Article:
E-business standards consortium OASIS on Thursdayannounced it has formed a committee to specify a standard way to use XML (extensible markup language) in biometrics for e-commerce and other applications.
“Biometrics, in essence ‘what you are,’ are destinedto replace ‘what you know’ items such as PIN numbers,and to augment ‘what you have’ forms ofidentification such as cards,” committee chairPhillip Griffin said.
The new specification, called the XML Common Biometric Format (XCBF),will describe information that verifies identity based on human characteristics, such as DNA, fingerprints, iris scans and hand geometry.
It will be used in biometric applications thatfacilitate authorization processes in e-commerce, measureattendance and control online document access.
Ready or Not?
OASIS is one of many organizations dealing inbiometrics, but the average consumer may not be readyfor usable implementations, according to some analysts.
“September 11th drove this idea high onto the public’sradar,” GartnerG2 analyst Laura Behrens told theE-Commerce Times. “The concept is very appealing, butconsumers are not ready for biometrics at its currentstate of the art or at current deployment conditions.”
The problem, Behrens said, is that implementationcosts for biometric applications are prohibitivelyhigh.
“The costs will not come down to the point of ubiquityin the near term,” she said. “The technology is notdeployed widely enough to enjoy economies of scale.”
Even in current systems that work only tolerably, she added, per-user costs can reach US$100, and expenses skyrocket for more sophisticated systems like iris scans.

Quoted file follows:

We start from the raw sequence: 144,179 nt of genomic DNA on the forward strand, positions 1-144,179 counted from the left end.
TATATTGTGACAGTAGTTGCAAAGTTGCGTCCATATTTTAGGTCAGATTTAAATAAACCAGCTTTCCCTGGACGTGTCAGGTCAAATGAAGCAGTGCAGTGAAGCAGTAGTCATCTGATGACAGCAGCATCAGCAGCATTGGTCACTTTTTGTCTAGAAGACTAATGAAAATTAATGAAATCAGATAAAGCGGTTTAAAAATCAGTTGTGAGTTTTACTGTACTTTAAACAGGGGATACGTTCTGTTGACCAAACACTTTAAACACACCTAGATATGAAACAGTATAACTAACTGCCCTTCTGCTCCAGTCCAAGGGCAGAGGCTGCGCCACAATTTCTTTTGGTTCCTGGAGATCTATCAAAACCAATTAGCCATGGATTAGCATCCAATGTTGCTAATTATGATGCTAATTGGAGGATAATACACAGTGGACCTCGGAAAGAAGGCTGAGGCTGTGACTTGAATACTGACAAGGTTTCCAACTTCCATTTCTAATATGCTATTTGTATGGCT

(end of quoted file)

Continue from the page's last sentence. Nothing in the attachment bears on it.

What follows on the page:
Work in Progress
What is more, execution details are still largelyundefined, according to analysts. A variety of housing devicesfor biometrics are still in the experimental stage, including smart cards, key chains and implanted computer chips.
“Any one authentication solution is not a perfectpanacea,” Behrens said.
Passwords and PIN numbers are enough for manyapplications, she added, but biometric authenticationcould play a role in e-commerce arenas that requirehigher security, such as prescription medication.
Toward this end, the committee’s goal is to improve upon current conditions and to streamline theonline transmittal of biometric data.
“The message syntax for transferring informationacross the Internet seems to be focused on XML-baseddialects, and biometric information is no different inthis respect,” said Jeff Stapleton of ANSI (American NationalStandards Institute).
The committee’s charter is to define a set of XMLencodings for the Common Biometric Exchange FileFormat (CBEFF) — drafted by ANSI and managed by the NationalInstitute of Standards Technology (NIST). The CBEFF format describes data elements that are necessary to support biometrictechnologies in a standard way.
Participation in the OASIS committeeremains open to all organizations and individualsinterested in advancing a standard XML schema forbiometrics. The committee’s completed work will be available to the public without licensing fees.